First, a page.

Did Holmes Ever See the Ship?
People who love patriotism more than history will tell you the USS Constitution was built for the Revolutionary War. It wasn't. Ironsides was constructed decades later in 1797 and came through victorious in conflict after conflict. In another ironic Seacoast connection, Portsmouth-born Tobias Lear , once Secretary to George Washington, spent a good deal of time aboard the USS Constitution in its battle against the Barbary pirates who were harassing American ships. Not only was Lear on hand for the famous signing of the Treaty of Tripoli, but he honeymooned aboard the famous frigate. Lear's third wife Frances may hold the distinction of being the first woman ever to sail on "Old Ironsides."
But back to Dr. Holmes who was, himself, nearly as old as Ironsides. Holmes was born in 1809, only twelve years after the ship which made him famous was launched. He was alive during its service in the War of 1812. In all honesty, the ship was in pretty bad shape and ready for a typical retirement in 1830. But Americans were not ready to let her go. This was the beginning of the era of historical societies, the rise of the "modern" Industrial Era, and the dawn of American literature. Holmes found his way to the center of each as teacher, doctor and poet.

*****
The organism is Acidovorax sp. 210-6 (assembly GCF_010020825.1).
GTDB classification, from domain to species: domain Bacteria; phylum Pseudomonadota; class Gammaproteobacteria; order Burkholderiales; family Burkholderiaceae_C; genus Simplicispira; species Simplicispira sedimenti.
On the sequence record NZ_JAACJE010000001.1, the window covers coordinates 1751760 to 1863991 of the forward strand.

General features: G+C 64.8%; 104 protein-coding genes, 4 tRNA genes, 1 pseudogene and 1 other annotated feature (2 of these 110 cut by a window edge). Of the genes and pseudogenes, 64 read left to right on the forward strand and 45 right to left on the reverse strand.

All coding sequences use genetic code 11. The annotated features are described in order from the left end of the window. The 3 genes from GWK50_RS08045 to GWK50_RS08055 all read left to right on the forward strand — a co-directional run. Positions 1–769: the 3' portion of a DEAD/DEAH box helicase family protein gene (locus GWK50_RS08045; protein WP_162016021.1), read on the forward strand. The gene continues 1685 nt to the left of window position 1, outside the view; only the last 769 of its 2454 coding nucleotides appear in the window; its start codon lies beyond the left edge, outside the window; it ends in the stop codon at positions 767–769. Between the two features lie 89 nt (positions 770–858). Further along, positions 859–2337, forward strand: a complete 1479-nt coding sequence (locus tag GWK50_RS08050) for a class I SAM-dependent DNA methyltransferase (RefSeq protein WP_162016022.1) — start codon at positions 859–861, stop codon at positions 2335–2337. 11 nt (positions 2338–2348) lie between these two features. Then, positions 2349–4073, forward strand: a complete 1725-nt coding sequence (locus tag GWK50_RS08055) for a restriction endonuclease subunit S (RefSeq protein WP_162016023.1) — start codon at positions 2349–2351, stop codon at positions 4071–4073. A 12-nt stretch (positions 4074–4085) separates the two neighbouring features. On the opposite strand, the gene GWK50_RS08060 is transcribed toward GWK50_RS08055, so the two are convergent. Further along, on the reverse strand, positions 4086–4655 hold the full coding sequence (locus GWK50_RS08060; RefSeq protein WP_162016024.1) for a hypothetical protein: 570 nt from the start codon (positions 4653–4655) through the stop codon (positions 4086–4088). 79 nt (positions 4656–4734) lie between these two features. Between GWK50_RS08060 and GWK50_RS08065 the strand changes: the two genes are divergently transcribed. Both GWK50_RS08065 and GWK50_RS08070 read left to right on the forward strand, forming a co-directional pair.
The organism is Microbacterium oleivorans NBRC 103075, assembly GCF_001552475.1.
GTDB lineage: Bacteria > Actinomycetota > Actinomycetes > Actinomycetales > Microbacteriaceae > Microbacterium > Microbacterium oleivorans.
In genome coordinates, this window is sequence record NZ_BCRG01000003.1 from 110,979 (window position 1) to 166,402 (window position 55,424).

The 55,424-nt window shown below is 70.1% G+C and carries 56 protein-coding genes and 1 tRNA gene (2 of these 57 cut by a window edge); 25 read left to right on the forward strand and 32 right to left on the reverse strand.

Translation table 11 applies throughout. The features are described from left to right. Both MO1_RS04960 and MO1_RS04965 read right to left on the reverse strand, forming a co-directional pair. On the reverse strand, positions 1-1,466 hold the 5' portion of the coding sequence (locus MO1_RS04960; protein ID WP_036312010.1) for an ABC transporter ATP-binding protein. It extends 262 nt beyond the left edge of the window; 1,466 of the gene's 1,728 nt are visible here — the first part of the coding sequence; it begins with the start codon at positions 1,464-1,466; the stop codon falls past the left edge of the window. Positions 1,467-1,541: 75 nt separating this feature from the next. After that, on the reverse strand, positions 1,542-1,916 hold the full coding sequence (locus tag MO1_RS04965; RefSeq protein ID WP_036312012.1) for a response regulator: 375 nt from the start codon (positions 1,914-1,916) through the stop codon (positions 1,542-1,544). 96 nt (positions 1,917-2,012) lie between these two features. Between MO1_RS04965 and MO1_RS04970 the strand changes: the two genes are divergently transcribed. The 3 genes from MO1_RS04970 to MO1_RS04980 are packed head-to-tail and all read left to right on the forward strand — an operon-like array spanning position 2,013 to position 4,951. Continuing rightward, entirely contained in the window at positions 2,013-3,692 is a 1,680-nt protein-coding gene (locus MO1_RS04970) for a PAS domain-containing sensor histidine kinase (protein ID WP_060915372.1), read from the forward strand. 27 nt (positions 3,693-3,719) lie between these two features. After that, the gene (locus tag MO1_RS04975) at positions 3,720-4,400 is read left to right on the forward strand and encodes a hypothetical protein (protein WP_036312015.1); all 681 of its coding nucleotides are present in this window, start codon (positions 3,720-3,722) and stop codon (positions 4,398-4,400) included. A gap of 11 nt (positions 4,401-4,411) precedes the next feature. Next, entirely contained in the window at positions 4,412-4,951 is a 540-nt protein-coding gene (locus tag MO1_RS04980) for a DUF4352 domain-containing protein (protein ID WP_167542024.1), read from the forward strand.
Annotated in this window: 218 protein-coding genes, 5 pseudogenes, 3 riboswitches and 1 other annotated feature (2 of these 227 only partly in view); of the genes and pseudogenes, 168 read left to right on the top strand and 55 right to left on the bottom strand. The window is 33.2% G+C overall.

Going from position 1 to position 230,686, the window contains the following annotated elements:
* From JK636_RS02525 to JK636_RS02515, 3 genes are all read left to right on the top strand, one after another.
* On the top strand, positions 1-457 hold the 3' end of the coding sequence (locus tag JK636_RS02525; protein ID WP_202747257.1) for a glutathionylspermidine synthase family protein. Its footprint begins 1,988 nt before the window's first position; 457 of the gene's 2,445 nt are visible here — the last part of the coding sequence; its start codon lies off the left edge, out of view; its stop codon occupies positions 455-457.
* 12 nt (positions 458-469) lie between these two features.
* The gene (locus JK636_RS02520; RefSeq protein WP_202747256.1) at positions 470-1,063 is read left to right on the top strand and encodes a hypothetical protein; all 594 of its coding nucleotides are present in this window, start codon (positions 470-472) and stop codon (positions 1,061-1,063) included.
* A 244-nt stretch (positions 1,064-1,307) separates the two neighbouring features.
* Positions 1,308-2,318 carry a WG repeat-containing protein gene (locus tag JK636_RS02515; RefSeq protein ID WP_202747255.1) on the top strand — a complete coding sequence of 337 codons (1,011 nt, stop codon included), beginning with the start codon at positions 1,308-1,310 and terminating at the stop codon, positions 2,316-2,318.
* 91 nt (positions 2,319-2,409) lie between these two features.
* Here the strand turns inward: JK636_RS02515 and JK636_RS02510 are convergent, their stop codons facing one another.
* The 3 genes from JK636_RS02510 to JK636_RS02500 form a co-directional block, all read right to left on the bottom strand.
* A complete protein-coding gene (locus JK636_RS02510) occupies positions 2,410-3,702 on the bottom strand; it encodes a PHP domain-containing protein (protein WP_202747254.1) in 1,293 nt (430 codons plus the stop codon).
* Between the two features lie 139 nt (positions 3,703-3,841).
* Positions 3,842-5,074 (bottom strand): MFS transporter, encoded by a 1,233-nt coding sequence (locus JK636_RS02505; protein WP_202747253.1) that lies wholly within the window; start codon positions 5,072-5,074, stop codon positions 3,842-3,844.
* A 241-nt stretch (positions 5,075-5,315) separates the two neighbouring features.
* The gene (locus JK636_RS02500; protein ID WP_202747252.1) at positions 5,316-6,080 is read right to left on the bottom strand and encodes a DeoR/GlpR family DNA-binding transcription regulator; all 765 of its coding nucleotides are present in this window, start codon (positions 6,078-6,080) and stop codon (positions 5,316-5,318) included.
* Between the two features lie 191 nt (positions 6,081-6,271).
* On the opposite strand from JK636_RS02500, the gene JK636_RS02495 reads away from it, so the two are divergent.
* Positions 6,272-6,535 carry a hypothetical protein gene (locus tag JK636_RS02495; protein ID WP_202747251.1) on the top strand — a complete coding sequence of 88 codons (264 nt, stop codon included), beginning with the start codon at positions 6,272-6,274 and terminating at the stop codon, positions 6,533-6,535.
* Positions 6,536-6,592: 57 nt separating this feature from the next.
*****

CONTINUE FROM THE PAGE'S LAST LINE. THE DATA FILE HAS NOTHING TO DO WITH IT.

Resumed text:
Yet in all that I've read so far about Holmes, I can't find any indication that he ever saw "Old Ironsides." During his life it traveled the world, while Holmes preferred mostly to stick home in Cambridge. When the now invulnerable frigate first came to Portsmouth in the mid 1850s for another of many complete refits, every school child in America knew Holmes' poem by heart. When it returned to America's oldest naval shipyard in Kittery in the 1880s and 1890s, Holmes is no where to be seen.
He had the opportunity to visit a couple of times in Boston. And I'm told he frequented an inn in Rye, NH, though the dates are in dispute. I've found evidence that Holmes knew both Sarah Orne Jewett and our "Island Poet" Celia Thaxter in his later years. Celia dined with him Longfellow, Hawthorne and Charles Dickens in Boston, but I see yet no evidence that Holmes visited Celia on the Isles of Shoals. If he did, in his dotage, he would have had to sail right past the poor old hulk as it lay tied up in the harbor.